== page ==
AB 174, as amended, Bonta. Public school health centers.
Existing law establishes the Public School Health Center Support Program, pursuant to which the State Department of Public Health, in collaboration with the State Department of Education, provides, among other things, technical assistance to school health centers on effective outreach and enrollment strategies to identify children who are eligible for, but not enrolled in, the Medi-Cal program, the Healthy Families Program, or any other applicable program and technical assistance to facilitate and encourage the establishment, retention, or expansion of school health centers.
This bill would require the State Department of Public Health to establish a grant program within the Public School Health Center Support Program that would be known as Promoting Resilience: Offering Mental Health Interventions to Support Education (PROMISE). The program would provide resources to eligible applicants, including local education agencies, nonprofit organizations, and community health centers, to fund activities and services to directly address the mental health and related needs of students who are impacted by trauma, as specified. The bill would require the department to implement these provisions only to the extent that funding is made available, as specified. The bill would also include legislative findings and declarations.
Vote: majority. Appropriation: no. Fiscal committee: yes. State-mandated local program: no.
The people of the State of California do enact as follows:
The Legislature finds and declares all of the
3(a) Trauma has serious short- and long-term consequences for
4health, educational achievement, and well-being. Trauma has been
5defined as experiences or situations that are emotionally painful
6and distressing, and that overwhelm an individual’s ability to cope,
7and as chronic adversity, including, but not limited to,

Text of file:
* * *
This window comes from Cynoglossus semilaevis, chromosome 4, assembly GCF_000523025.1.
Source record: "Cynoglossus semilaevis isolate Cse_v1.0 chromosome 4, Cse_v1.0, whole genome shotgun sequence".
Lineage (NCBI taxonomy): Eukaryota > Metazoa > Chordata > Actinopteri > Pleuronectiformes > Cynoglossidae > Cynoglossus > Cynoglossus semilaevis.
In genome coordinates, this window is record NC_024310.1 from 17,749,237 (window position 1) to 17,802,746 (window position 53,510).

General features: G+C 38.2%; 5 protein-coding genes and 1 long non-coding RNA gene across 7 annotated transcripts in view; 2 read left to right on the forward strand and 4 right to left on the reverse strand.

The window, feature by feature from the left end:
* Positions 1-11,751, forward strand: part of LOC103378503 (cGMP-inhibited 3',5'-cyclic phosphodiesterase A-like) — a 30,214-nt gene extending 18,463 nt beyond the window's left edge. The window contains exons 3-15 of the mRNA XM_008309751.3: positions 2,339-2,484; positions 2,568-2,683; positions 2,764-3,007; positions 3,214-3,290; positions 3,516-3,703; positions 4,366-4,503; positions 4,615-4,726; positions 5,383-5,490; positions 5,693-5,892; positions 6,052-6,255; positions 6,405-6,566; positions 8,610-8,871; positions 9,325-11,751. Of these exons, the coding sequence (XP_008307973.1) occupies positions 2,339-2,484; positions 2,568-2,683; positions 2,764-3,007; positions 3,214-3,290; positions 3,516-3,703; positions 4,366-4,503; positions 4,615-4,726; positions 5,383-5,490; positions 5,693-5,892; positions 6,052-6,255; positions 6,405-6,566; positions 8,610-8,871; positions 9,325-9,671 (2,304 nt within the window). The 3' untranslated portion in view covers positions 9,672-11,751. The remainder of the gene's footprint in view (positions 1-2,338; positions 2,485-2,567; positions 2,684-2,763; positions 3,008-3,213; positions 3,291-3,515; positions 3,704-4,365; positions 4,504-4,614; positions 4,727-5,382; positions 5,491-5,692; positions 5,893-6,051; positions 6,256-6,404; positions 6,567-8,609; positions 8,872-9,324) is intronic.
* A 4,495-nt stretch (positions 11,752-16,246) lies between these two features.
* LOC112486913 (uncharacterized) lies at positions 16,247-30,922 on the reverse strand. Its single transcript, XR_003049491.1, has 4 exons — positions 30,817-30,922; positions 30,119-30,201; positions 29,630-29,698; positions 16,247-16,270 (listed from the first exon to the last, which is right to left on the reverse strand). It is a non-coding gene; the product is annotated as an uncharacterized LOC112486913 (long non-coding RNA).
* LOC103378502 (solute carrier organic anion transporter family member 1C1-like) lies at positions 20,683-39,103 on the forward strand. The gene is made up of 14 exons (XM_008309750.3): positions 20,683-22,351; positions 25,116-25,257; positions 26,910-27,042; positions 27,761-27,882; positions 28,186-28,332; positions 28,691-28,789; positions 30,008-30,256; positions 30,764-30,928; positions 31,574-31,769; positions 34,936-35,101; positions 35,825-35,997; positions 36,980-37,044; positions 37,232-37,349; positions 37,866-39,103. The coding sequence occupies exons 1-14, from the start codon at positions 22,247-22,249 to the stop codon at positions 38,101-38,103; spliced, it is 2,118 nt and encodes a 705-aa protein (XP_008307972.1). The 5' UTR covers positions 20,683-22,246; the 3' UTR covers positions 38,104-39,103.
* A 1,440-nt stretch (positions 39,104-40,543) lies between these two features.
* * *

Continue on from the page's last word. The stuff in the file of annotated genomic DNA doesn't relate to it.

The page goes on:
8discrimination, racism, oppression, and poverty.
9(b) Children and youth who are neglected or abused, or who
10feel unsafe in their homes, schools, or communities, experience
11trauma that can have lasting negative impacts.
12(c) Children and youth in low-income neighborhoods are
13disproportionately impacted by trauma, including, but not limited
14to, violence. For example, 20 percent of California children from
15families with annual incomes below twenty-five thousand dollars
16($25,000) feel somewhat unsafe or very unsafe in their
17neighborhoods, versus just 2 percent of California children from
18families with annual incomes above one hundred twenty-five
19thousand dollars ($125,000).
20(d) Children and youth of color are disproportionately impacted
21by violence. Compared to Caucasians, African American children
22and youth are three times more likely, and Latino children and
23youth are two times more likely, to be exposed to shootings, bombs,
25(e) Boys and young men of color are particularly likely to be
26impacted by trauma. For example, compared to rates among
27Caucasians, boys and young men of color have more than twice
28the risk of witnessing domestic violence, being abused and
29neglected, or having an incarcerated parent. Homicide is the leading
P3 1cause of death among male African American adolescents,
2occurring at a rate 15 times greater than among Caucasians.
3(f) The likelihood of boys and young men suffering from
4post-traumatic stress disorder is two and one-half times greater
5among African American boys and young men and four and
6one-tenth times greater among Latino boys and young men, as
7compared to among Caucasians.
8(g) Mental health services can have a positive and significant
9impact on life outcomes for children and adolescents impacted by
11(h) However, of the almost 13 percent of adolescents who report
12needing help for emotional or mental health problems, over 60
13percent do not receive counseling. Among adolescents living below
14 the poverty line, 92 percent of those who report needing help for
15emotional or mental health problems did not receive counseling
16in the past year. The percentage of adolescents who report needing
17help for emotional or mental health problems is widely assumed
18to be less than the percentage who would benefit from these
20(i) Adolescents are less likely than almost all other age groups
21to have a usual source of health care. Male adolescents, and
22particularly male adolescents of color, are even less likely to have
23a usual place to go when they are sick or need health advice.
24(j) California’s 200 school health centers are predominantly
25located in low-income communities, where students are
26disproportionately impacted by trauma. For example, 80 percent
27of school health center clients seen in the County of Alameda in